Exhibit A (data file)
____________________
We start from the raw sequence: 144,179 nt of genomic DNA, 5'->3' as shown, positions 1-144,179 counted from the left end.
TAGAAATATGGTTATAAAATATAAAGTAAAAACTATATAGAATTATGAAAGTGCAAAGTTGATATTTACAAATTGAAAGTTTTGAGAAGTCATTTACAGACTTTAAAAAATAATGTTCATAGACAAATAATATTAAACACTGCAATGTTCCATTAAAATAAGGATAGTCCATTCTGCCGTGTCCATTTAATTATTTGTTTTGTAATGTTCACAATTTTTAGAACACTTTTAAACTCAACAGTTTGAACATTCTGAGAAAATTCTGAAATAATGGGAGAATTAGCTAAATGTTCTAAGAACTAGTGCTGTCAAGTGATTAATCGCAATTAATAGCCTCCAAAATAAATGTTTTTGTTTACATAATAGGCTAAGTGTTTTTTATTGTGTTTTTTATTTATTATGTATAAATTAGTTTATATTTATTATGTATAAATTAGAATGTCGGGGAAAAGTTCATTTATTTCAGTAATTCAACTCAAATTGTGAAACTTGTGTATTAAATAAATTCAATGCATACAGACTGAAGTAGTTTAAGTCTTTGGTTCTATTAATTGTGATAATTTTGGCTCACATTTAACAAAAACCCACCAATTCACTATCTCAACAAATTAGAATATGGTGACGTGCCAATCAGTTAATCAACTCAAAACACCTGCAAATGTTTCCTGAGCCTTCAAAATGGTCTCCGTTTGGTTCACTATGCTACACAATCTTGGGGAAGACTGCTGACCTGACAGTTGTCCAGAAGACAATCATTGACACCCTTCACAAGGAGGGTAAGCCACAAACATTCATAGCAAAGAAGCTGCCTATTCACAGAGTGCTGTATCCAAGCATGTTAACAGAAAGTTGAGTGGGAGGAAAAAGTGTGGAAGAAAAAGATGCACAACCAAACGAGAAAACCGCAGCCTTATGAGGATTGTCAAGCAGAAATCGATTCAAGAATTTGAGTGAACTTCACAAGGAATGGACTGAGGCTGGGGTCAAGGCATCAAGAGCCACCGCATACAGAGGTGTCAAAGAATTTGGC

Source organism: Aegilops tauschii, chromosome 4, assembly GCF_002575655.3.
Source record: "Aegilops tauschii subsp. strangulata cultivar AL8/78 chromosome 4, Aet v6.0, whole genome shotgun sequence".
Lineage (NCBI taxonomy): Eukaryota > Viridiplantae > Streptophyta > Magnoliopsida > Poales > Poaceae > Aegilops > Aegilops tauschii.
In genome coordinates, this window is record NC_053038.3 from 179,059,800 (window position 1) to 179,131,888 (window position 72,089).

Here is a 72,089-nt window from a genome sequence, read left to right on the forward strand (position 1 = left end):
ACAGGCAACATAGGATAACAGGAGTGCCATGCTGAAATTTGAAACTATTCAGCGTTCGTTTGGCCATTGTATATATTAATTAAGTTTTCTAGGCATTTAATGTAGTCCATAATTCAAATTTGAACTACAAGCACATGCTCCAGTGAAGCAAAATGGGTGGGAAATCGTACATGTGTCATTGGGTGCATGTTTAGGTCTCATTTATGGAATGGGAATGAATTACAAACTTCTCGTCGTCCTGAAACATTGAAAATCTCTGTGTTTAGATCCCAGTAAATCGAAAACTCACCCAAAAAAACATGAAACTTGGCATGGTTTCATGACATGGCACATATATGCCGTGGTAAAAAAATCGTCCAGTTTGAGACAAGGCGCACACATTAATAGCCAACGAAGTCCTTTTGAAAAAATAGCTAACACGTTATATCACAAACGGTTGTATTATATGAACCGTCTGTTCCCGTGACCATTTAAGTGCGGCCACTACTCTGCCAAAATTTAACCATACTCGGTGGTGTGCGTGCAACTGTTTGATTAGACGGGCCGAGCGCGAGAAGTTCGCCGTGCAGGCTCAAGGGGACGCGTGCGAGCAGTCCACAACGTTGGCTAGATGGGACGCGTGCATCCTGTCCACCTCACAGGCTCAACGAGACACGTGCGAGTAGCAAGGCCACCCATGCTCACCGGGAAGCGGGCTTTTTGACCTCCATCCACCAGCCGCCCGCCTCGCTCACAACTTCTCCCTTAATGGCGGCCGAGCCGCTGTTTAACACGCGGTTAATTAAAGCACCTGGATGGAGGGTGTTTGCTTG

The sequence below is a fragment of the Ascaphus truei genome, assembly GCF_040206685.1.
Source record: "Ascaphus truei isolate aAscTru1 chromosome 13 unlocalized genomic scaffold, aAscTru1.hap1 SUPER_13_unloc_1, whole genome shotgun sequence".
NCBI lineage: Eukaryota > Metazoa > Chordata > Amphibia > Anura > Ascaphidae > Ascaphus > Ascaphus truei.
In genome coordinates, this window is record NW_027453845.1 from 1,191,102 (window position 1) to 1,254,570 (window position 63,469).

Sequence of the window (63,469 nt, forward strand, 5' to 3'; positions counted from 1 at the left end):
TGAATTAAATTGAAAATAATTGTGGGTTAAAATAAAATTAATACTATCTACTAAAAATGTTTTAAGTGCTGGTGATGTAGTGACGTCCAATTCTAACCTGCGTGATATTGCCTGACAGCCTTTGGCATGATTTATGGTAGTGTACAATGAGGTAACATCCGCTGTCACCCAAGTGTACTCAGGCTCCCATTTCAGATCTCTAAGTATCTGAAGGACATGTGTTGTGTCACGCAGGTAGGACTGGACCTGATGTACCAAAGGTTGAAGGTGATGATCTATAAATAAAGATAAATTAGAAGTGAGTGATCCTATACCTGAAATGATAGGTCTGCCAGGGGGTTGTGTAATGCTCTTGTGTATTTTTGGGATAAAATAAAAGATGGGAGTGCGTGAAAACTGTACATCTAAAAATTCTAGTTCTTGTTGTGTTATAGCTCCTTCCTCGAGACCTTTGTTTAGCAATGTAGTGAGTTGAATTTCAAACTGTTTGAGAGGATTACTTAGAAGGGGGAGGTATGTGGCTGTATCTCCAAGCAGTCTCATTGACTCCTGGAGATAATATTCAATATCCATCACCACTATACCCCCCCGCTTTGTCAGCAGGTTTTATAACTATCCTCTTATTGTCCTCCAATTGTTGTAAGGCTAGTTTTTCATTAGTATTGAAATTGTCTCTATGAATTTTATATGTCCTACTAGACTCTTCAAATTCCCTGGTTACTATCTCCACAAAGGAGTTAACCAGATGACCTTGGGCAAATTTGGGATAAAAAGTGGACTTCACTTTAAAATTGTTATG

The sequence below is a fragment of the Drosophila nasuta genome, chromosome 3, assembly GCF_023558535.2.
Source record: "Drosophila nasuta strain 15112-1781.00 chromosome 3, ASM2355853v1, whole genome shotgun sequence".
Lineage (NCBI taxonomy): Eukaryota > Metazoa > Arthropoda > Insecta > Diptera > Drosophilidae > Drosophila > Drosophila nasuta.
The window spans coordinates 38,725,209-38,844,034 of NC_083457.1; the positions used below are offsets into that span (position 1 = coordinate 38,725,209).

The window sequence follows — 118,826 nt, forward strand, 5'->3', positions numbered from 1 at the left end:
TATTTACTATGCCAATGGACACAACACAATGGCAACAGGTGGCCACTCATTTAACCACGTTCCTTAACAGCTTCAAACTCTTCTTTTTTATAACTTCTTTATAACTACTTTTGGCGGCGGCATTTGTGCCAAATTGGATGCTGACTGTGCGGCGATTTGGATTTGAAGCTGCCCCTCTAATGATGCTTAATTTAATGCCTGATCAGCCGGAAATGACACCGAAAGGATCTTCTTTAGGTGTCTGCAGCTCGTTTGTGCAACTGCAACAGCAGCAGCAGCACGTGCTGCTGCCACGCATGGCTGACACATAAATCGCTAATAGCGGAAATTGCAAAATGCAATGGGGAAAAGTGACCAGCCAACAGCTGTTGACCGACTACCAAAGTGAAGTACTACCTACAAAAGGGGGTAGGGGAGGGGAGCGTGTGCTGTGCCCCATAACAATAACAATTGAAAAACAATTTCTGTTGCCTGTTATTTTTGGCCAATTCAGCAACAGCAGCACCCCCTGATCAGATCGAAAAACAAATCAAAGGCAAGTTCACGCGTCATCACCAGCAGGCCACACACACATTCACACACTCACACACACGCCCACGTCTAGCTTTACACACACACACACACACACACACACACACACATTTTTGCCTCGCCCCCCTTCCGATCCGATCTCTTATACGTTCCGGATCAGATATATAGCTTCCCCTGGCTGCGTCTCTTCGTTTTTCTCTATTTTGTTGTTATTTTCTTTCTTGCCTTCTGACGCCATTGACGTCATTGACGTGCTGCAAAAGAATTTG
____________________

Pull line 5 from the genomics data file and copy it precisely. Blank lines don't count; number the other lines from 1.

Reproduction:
Lineage (NCBI taxonomy): Eukaryota > Viridiplantae > Streptophyta > Magnoliopsida > Poales > Poaceae > Aegilops > Aegilops tauschii.